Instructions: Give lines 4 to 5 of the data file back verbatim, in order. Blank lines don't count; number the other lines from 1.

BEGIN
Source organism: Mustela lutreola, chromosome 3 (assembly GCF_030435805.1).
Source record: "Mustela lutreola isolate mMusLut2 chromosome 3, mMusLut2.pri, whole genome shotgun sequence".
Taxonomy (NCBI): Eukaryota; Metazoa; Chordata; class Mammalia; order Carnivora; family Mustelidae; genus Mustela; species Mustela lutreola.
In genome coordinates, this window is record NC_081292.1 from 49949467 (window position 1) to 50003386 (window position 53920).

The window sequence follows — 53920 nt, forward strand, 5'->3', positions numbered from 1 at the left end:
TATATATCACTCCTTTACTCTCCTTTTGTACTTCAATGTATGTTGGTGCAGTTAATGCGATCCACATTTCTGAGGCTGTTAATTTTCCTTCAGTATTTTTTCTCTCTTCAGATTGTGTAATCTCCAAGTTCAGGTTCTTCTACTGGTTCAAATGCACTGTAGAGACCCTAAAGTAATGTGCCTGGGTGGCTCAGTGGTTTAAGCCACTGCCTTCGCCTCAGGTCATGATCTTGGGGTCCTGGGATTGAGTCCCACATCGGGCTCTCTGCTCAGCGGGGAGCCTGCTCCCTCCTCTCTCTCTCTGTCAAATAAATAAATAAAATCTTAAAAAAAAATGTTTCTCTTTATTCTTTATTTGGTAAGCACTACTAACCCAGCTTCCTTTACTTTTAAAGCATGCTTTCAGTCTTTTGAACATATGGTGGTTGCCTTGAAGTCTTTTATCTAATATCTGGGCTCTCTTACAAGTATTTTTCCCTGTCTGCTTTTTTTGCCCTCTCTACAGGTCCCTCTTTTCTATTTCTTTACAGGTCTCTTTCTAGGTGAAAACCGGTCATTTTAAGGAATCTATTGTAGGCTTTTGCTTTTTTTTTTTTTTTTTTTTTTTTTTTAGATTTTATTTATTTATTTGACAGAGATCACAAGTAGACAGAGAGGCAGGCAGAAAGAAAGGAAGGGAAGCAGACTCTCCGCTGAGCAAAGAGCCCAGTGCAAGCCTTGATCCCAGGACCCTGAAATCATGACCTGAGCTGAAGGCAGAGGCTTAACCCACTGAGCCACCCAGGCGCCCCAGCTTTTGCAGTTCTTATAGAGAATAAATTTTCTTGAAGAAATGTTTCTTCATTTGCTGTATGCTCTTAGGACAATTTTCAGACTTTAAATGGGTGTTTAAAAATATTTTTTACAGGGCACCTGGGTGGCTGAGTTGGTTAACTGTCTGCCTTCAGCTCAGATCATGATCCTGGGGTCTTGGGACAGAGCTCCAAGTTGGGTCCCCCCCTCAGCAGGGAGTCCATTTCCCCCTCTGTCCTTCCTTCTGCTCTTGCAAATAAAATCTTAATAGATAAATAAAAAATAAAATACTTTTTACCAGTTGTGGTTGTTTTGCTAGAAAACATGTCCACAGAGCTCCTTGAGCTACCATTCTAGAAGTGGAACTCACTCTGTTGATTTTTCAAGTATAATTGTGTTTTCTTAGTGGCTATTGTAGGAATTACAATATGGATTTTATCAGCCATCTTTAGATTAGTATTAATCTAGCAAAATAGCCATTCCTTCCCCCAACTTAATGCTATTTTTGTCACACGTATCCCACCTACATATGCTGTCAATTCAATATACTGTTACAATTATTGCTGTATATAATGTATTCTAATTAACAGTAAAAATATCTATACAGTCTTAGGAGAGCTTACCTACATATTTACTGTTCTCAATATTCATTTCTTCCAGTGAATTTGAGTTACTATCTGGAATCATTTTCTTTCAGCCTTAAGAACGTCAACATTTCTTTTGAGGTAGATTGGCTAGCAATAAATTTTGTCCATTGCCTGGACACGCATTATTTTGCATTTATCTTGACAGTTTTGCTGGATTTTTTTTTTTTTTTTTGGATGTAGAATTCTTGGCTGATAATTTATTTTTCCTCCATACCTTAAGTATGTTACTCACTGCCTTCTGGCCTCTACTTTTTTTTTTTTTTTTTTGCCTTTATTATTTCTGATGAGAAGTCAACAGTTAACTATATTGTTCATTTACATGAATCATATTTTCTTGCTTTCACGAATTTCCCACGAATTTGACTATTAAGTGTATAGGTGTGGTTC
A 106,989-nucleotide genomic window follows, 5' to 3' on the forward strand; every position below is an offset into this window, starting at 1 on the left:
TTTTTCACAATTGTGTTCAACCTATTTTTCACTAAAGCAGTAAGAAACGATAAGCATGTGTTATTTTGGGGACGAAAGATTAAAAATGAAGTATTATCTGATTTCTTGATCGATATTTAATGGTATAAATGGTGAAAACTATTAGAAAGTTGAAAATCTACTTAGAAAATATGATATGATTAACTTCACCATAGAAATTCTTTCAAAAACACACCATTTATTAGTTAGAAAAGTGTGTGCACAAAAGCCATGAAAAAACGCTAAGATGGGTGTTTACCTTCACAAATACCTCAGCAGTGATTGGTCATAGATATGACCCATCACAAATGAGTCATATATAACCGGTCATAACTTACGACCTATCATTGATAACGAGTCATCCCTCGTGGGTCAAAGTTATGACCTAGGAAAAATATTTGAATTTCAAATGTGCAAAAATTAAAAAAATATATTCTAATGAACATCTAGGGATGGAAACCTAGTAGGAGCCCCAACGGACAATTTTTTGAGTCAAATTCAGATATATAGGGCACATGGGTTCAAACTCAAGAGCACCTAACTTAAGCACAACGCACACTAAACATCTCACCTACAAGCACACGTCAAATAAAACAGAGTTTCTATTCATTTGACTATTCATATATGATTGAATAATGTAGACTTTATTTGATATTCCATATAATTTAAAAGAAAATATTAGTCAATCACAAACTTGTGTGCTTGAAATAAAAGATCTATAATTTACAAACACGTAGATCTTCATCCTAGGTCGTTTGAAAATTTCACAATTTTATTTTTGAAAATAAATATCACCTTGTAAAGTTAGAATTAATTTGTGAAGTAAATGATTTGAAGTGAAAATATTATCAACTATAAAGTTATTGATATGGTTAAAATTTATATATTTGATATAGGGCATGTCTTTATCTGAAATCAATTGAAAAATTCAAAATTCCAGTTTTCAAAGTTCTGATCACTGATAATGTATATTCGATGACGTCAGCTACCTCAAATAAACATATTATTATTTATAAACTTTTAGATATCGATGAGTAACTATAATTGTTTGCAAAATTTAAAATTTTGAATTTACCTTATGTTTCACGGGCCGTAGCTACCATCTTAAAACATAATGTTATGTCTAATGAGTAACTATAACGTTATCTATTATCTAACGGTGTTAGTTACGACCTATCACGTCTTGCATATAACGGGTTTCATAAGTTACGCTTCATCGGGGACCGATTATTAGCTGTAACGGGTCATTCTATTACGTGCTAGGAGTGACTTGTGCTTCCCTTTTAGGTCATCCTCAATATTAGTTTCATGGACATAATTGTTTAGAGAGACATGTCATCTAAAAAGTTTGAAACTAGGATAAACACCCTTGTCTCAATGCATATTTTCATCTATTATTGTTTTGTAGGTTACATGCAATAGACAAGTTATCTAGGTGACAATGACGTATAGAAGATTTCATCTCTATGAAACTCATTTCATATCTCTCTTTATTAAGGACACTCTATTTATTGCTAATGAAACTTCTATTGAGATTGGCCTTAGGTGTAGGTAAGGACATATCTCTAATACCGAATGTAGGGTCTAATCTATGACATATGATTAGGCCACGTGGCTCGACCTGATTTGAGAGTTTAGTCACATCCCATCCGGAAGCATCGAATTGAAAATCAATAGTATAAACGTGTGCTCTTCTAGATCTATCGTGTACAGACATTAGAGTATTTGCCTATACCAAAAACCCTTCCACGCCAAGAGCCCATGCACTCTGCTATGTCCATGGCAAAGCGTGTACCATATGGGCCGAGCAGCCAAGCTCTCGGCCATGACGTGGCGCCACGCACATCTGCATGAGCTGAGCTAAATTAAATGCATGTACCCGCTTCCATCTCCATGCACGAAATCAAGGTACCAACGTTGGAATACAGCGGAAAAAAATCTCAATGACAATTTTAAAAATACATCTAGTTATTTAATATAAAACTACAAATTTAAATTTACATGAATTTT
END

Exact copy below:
In genome coordinates, this window is record NC_081292.1 from 49949467 (window position 1) to 50003386 (window position 53920).

The window sequence follows — 53920 nt, forward strand, 5'->3', positions numbered from 1 at the left end: